Ten Tips For Opening The Best Speakeasy Ever!
Recently, Deep Ellum welcomed its newest addition to the neighborhood, a retro-styled bar called Truth & Alibi that fancies itself a speakeasy.
Needless to say, Dallasites were set atwitter by the mere prospect of the Prohibition-era bar that does, by our estimation, a pretty half-hearted job masking itself as a sweets shop called The Original Deep Ellum Candy Company. The act of proudly being asked to recite a password before getting one’s drink on? Just a little icing on the cake, really.
On principle alone, T&A is perfectly befitting of a city like Dallas. Because, really, who doesn’t love to feel more exclusionary and thereby tangentially privileged than people from Dallas?
It makes you wonder: Why aren’t all bars speakeasies?
Sure, it takes a bit of creative strategery on the front end to get a good speakeasy off the ground. But, to that end, we’re here to help. Pay attention, current and future Dallas bar owners, and refer back to this guide to ensure that your future covert gin joint stands out from the rest.
• Get an SUP. This one’s a no-brainer! Sure, the original 1920’s were illegal operations working wholly outside the law to serve constitutionally-banned bathtub gin to patrons on the down-low, and often in teacups. But now that Prohibition’s long since been repealed and modern clandestine drinking holes are usually opened more as a marketing gimmick than as a means to skirt nosy coppers, there’s no reason not to go through the specific use permit acquisition process and get one’s proverbial ducks in a row with city officials.
• Pick a good “front.” One of the biggest keys to opening a truly top-notch speakeasy is blending into one’s surroundings. Survey all the nearby establishments and pick a fake business to pretend to operate. Try to think of one that really captures the spirit of the neighborhood! Like, say, if there’s a school nearby, maybe pretend to be a candy store?
• Hire a publicist. Do you really want to spend all of your time and money opening a bar, only for it to end up completely off the radar of the general public — or, worse, be so well hidden that even those in the know will experience some difficulty achieving entry? Trust us: You’re going to need somebody to blast that shit out and score you coverage in all the coolest local blogs!
• Brand yourself. It defeats the purpose of being a speakeasy if nobody knows you’re a speakeasy! An easy way to remedy that is to be sure to include the word “speakeasy” on every poster you put up, every press release you send out and pretty much every other time you talk about the place.
• Talk it up. C’mon: This ain’t Fight Club! The first rule of opening a wildly popular speakeasy? Talk about that sucker every chance you get!
• Invite local press to your opening. If all goes well, this is something your publicist will do for you. Your publicist should be on site at the opening, too. If not, be sure to ask that members of the local media who show up at your place take lots of pictures to publish on their respective sites. I mean, why bother investing in all that crushed velvet if nobody’s going to see it?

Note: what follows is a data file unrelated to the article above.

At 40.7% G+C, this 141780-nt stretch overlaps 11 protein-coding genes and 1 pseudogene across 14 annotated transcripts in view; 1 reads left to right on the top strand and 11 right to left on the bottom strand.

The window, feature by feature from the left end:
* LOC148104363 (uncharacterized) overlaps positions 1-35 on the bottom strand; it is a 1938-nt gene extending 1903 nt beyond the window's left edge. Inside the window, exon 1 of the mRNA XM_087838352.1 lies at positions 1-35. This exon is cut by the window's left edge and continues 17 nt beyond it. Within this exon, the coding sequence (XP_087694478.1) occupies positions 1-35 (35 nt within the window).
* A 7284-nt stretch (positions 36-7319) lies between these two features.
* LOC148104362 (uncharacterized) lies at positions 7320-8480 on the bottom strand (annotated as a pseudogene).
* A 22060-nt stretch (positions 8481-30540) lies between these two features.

• Blast your password on social media. If you’re going to have the audacity to open a speakeasy, you might as well go all out and require patrons to recite a password before entering. Take things a step further, though, and get all belligerent when someone comes in and doesn’t know said password. For bonus points, pound a desk or some other nearby furniture and yell things like, “Who’s asking?!?!?” in your best mobster accent while chasing them away. Just kidding! Put that shit on blast! What good is a password if nobody knows it? No good, we say!
• Don’t be too strict about that whole password thing. Having a password is cute and all — and, hey, it does go along way toward stroking your customer base’s collective egos — but, at the end of the day, do you really want to be turning away paying customers? Of course not. Have a password, but go ahead and let everybody else in, too. Listen: There’s a reason they put the word “easy” in “speakeasy,” isn’t there?
• Don’t be too inconspicuous. An easy way to make your bar standout is too make sure there’s adequate signage. You’ll want to post signage for your “front” business, sure. That’s pretty much a given. But don’t overlook the opportunity to also buy some giant, neon signage that also indicates that there’s something else going on.
• Advertise. Word of mouth is fine and all, but, let’s face it, all the best bars in town spend at least some portion of their profits on advertising. A big print ad in the city’s most popular alt-weekly is a good place to blast out your password. So, too, are cool new media sites that could really use the influx of funds. When you advertise, not only do you win, but so too do these other businesses. It’s a win-win!
Congratulations! You’re now ready to open your own speakeasy. Be sure to invite us to the opening!